I started The Hunger Games just before spring break and finished it the first evening I was in Pensacola, accompanying a group of college students on the Habitat for Humanity Collegiate Challenge. In three and one-half days we built a house, from slab to walls with the outside OSB, roof (minus shingling) and windows. It is an exciting, rewarding, and of course physically tiring experience, but not enough to keep me from finishing the book.
In previous blogs I have complained about present-tense narration. Most people who do it have no compelling narrative reason to, and so it becomes tiresome. In The Hunger Games, on the other hand, Collins has used present-tense narration to good effect. The book is narrated in first person, which is essential to the plot and intensity of the story. Accordingly, present tense is indispensable to keep from revealing the fate of the main character. Past tense is used for when Katniss (the narrator and main character) remembers past events. This is an example of effective use of present tense narration: when the story will not work as well without it.
The book is both a dystopia (a future of difficult, even dire, living conditions and breakdown of society and technology) and a work of science fiction, deftly used to criticize society. Science fiction seeks to extrapolate from present trends in technology to warn of what may happen if it is not controlled. The classic example is H.G. Wells' The Food of the Gods. In The Hunger Games, technology has continued to advance, but it is the privilege of those who live in Capitol, the gleaming city which controls the 12 districts. Rising sea levels have destroyed the coastal cities and reduced the land area. In the districts, people are poor and lead hand-to-mouth lives. Each district is assigned an agricultural or industrial function to support the Capitol. District 12 is mining. Katniss and her friend Gale hunt surreptitiously, because hunting is prohibited, to provide a livable diet for their respective families.
The Hunger Games themselves were instituted seven decades previously, following a rebellion by the districts against the Capitol. After losing, each district was forced to provide each year a male and female young person as a tribute. The 24 tributes must fight to the death until one is left. The games are a yearly reminder of who is in control and what will happen if the districts rebel again. They are a huge entertainment event for the residents of Capitol and the entire country is obligated to watch on TV. Usually electrical service is spotty and infrequent, but during the games there is electricity all around the clock.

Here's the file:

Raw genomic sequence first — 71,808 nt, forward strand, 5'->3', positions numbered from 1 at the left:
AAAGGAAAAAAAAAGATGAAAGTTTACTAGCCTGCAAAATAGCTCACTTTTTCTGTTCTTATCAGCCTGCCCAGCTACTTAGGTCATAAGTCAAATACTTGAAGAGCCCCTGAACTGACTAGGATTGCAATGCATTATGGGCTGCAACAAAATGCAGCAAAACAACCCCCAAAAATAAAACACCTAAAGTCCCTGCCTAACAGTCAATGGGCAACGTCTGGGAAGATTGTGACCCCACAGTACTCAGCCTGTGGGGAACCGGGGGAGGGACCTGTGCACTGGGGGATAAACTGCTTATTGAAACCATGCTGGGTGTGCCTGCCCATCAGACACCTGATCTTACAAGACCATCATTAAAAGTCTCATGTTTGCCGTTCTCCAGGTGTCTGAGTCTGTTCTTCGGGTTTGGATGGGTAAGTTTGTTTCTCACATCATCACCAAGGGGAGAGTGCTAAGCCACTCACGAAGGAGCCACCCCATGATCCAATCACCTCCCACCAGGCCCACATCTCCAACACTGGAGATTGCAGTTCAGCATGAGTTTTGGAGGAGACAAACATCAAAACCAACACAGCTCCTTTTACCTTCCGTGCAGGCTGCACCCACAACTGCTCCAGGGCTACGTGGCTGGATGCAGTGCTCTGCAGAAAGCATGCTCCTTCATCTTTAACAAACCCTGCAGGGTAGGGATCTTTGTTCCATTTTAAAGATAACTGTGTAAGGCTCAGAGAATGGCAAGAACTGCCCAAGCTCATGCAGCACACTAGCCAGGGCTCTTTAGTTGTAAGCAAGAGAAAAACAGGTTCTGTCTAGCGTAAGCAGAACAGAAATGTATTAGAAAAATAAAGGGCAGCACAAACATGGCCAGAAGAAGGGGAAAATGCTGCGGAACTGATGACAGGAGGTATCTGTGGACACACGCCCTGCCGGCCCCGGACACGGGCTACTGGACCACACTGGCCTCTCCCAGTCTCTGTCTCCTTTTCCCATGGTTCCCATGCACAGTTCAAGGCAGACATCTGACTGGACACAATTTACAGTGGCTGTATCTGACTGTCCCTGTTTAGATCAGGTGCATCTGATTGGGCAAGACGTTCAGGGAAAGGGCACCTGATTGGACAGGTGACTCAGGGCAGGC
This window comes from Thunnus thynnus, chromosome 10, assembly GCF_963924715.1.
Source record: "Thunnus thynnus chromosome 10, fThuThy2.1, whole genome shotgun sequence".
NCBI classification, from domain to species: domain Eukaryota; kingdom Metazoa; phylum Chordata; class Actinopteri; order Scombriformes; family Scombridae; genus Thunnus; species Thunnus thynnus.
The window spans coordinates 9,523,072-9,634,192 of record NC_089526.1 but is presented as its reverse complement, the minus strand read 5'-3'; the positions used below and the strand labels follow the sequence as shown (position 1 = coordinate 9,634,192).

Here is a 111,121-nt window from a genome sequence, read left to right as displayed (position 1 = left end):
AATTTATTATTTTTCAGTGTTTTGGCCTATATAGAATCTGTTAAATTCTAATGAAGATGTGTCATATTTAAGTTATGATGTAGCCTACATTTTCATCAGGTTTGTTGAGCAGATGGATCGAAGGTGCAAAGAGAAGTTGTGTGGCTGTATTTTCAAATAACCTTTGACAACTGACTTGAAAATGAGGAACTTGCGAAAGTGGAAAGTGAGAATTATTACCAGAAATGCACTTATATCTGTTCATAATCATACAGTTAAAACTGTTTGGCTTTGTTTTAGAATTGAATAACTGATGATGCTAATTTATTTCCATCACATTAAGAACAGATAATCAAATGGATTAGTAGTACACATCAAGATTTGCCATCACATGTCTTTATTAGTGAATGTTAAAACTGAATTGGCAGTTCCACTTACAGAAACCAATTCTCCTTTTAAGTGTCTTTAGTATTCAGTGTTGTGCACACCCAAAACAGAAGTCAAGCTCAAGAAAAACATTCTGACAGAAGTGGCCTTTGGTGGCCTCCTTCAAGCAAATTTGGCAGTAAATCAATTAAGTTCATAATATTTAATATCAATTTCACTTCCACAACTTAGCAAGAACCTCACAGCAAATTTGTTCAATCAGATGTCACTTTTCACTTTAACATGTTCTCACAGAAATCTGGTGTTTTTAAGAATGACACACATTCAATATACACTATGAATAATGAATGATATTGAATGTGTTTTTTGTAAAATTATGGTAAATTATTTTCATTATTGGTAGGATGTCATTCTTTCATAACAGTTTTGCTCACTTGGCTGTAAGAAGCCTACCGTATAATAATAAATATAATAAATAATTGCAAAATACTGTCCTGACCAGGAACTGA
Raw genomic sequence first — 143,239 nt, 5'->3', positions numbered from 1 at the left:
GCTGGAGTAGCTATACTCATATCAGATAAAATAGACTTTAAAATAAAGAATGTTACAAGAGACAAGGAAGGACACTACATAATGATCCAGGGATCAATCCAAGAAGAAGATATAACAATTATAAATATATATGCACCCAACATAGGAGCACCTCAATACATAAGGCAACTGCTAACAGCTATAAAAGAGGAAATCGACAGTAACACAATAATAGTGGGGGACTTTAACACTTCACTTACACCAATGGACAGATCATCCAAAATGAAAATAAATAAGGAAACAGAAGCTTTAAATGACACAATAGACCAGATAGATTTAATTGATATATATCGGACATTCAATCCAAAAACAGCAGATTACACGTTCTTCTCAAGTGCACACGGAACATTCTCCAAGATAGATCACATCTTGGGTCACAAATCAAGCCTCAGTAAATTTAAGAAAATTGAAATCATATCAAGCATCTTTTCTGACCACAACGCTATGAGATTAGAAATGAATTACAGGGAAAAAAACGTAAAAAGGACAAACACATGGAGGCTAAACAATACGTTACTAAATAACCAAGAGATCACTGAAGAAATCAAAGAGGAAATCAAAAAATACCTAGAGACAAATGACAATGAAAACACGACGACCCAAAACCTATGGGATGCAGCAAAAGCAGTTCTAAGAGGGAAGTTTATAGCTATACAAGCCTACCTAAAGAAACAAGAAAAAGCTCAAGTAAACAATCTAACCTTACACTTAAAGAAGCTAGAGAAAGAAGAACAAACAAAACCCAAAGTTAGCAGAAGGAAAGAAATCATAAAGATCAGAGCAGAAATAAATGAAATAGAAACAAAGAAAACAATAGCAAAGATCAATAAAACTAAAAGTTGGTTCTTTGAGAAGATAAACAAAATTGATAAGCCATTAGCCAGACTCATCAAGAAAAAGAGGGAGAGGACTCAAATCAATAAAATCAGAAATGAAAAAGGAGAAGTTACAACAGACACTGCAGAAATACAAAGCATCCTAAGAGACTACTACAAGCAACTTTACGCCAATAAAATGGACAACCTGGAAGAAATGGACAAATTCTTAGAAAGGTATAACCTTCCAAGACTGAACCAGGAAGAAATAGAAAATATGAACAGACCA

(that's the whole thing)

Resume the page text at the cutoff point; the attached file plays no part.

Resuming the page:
The technology described is just barely beyond what we know: enough to provide surprises and to serve the plot and not so much as to make it unbelievable or fantastic. It is strong enough to be horrific at times and to serve the Capitol in controlling the districts. The practice of games in which people must kill each other off is not at all far-fetched. In ancient Rome the games in the Coliseum were exactly that. The authorities in The Hunger Games are merely behaving to type. The availability of power in a situation in which climate change has impoverished the majority of people could very easily come about. If we in the US, who in panic after the September 2001 attack on the World Trade Center have been willing to allow invasion of other countries without declaring war (as the Constitution prescribes), to torture prisoners, and to hold even American citizens indefinitely without charges, trial, or any semblance of due process, so easily give up our Constitutionally granted rights in such a brief time, we cannot characterize Collins' dystopia as far-fetched. It is scarifyingly possible.
Everyone should read this book and think about it. The Constitution was created in full knowledge of the hunger for power and the unreliability of political leaders. It was designed to neutralize these tendencies by distributing power over many different sections of government. It worked well until advertising on TV became indispensable for getting politicians elected. The huge amounts of money needed to pay for ads were gladly given by corporations and the wealthiest individuals, making the successful candidates debtors to them rather than representatives for us. Combined with our willingness to give up our tangible rights in exchange for an elusive security which can never be guaranteed, we have stressed the political system beyond what it can withstand. Can we restore it? That remains to be seen but it is certain to be a long and bruising fight. The alternative is to become a society which resembles that of The Hunger Games.
Angela 1: Starting Over and its sequels deal with the exercise of responsible citizenship. Please check it out at www.strategicpublishinggroup.com/title/Angel1.html